She remembers being in the middle of teaching a class when she got the call that confirmed all her concerns about her health. Earlier in that week, she had gone to her OBGYN and explained an issue she had been having with profuse bleeding. After years of feeling like something was off with her body, but being told again and again that everything was fine, her OBGYN went above and beyond by taking her blood count to find the root of her problems. Tests were ran and her blood counts were revealed to be severely low. She had to rush to the hospital immediately. Doctors believed it was some form of cancer, but after extracting a bone marrow biopsy from her back, they found the real culprit to her health issues: aplastic anemia.

After being connected to a larger hospital, Shaunise was also given the information and connected with Be The Match. She started hosting drives to find a donor and began her journey of raising awareness for the organization and giving a voice to the voiceless, because oftentimes, patients with blood-related illnesses and diseases are young children who can't speak up for themselves.

Shaunise has no donor, can't teach her students (due to potential illnesses she could catch) who miss her as much as she misses them, but she still manages to have an incredible and giving spirit in the midst of her hardship. During my brief call with her, I noticed that her light was undeniable and absolutely radiated, even during a time where most would be overcome by darkness. “I have a lot of faith that I'm going to find a donor and that everything's going to be fine. I feel like I have a purpose and a lot of things I still have to accomplish in life. So, I really don't think negatively about it. I think about it like everything happens for a reason. I'm able to tell people about it that maybe would never have known about it and they're able to join the registry and help someone else. I always think about it that way and that everything happens for a reason and that God's purpose was for me to have this. I don't know the exact reason why, but I know there's a reason why this happened to me."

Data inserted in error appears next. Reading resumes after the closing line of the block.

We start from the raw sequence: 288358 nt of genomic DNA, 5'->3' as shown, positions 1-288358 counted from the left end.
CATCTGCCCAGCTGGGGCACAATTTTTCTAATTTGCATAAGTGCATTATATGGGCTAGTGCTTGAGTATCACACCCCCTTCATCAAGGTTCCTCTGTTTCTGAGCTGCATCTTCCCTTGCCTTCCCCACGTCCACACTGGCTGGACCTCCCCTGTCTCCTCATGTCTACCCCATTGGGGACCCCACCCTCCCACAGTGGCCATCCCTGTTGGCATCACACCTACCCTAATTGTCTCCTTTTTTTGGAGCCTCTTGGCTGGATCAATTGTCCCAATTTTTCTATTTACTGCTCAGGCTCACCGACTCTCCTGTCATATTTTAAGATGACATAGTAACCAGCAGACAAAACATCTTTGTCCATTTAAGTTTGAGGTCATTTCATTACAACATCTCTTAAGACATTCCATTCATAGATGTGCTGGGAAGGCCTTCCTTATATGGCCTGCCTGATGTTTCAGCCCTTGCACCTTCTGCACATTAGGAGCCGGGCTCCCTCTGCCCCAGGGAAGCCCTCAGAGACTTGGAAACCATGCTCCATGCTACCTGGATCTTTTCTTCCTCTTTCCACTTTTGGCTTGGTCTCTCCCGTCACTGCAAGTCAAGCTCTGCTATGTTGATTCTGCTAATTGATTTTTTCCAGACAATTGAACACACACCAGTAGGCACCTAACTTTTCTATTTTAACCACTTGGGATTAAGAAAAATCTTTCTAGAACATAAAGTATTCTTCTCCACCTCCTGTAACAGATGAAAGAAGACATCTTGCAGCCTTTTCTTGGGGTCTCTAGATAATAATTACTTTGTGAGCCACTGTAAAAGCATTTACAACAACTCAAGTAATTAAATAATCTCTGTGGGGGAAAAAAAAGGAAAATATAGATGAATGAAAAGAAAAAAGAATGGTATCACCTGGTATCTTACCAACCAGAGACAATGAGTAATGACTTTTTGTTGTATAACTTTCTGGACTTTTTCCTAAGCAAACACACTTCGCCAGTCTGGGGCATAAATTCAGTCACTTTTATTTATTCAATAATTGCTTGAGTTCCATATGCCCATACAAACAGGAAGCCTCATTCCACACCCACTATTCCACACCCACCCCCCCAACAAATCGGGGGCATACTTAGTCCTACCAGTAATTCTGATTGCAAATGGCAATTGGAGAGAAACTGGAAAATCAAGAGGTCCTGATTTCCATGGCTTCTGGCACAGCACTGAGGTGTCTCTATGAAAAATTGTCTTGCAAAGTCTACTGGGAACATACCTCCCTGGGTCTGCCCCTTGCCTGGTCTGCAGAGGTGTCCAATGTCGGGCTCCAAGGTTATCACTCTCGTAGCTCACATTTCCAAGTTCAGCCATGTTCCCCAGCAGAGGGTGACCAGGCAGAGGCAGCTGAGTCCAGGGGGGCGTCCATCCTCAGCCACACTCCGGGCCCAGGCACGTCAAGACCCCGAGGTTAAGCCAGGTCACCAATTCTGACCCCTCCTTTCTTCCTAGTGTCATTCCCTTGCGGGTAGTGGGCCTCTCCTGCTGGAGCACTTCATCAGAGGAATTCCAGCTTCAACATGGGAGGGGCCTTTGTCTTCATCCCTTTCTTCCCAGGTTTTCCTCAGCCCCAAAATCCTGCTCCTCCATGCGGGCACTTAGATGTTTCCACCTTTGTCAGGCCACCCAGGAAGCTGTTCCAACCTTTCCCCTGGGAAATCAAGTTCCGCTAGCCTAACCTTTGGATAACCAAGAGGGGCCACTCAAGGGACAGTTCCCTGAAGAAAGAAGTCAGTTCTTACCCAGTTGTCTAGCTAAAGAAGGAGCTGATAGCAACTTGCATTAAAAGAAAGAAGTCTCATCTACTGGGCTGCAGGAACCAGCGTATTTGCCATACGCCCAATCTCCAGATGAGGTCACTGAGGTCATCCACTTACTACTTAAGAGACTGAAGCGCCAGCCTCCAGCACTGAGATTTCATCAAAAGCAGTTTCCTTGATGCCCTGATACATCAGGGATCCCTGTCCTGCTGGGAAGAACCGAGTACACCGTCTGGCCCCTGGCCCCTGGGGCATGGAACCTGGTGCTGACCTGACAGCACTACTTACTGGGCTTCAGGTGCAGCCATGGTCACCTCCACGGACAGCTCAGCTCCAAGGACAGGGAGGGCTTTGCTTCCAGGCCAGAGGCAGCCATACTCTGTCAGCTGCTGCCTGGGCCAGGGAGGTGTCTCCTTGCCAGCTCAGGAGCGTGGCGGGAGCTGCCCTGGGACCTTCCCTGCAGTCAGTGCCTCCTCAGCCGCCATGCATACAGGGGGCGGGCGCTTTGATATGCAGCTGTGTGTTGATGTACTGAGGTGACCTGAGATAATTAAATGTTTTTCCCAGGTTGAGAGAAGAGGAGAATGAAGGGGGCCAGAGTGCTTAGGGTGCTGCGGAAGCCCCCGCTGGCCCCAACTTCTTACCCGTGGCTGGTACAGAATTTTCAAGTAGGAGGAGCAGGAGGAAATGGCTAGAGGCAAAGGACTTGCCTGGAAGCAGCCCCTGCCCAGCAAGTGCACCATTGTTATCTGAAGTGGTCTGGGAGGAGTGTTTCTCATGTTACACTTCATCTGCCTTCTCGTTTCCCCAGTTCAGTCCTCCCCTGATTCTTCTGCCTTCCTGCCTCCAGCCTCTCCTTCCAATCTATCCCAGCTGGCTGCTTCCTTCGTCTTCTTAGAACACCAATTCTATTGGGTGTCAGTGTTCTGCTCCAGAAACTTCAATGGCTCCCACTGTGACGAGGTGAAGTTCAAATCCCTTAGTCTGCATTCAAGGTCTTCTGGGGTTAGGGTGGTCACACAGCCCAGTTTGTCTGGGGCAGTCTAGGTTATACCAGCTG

"I want to make the best of it. I want to raise awareness so that me going through this isn't in vain."

What the Bone Marrow Donation Process Is Really Like

Aside from not knowing about Be The Match, I realized a common theme that stops people from signing up is the fear of the process. People hear the words “extraction", hear about the long needle, hesitance goes into overdrive, and they aren't willing to donate bone marrow at all. I don't blame them, I too fell victim to believing the hype that the procedure was far too painful to endure and thus wiped my hands of the possibility of it. However, former Villanova University defensive back CJ Logan sang a different tune for me.

The now 23-year-old New York-based financial advisor was on the Villanova University football team back in the spring of 2013 when he signed up for the registry. At the time, he was on a football team led by Coach Talley, who believed in giving back to the community in any way that they could and who had a close personal connection to the message of the Be The Match foundation.

After submitting a cheek swab for the registry, CJ wouldn't get a call about a bone marrow donation until two years later in the fall of 2015, during his senior year. He got a follow-up email detailing that he and two other people could potentially be a match for a patient in need of a transplant. He went to a nearby hospital where they drew some extra blood. “About a week or so later, they told me, 'Hey, you're the definite match. Are you interested in doing it? Can you come in?' I was like, 'Absolutely'," he says with a smile in his voice, “As far as I was concerned, if it was my mom or my sister in that position – because I was donating to a 33-year-old international woman – I definitely wish that someone who had the opportunity to make a difference would step up and do it."

CJ Logan after his donation to a bone marrow transplant recipient

The morning of December 15, 2015, CJ went in for surgery to begin the bone marrow donation procedure. “I came in early - 5:30, 6 am. I gave some more blood. I talked to the nurses. I met the surgeon who was going to do the operation. I relaxed. Like an hour and a half later, I remember them talking to me and (after that) I just (remember that I) woke up. It was because of the anesthesia," he laughs. “It was very quick. Afterwards, I stayed in the hospital just because. The following morning, Coach Talley had one of the assistant coaches pick me up from the hospital."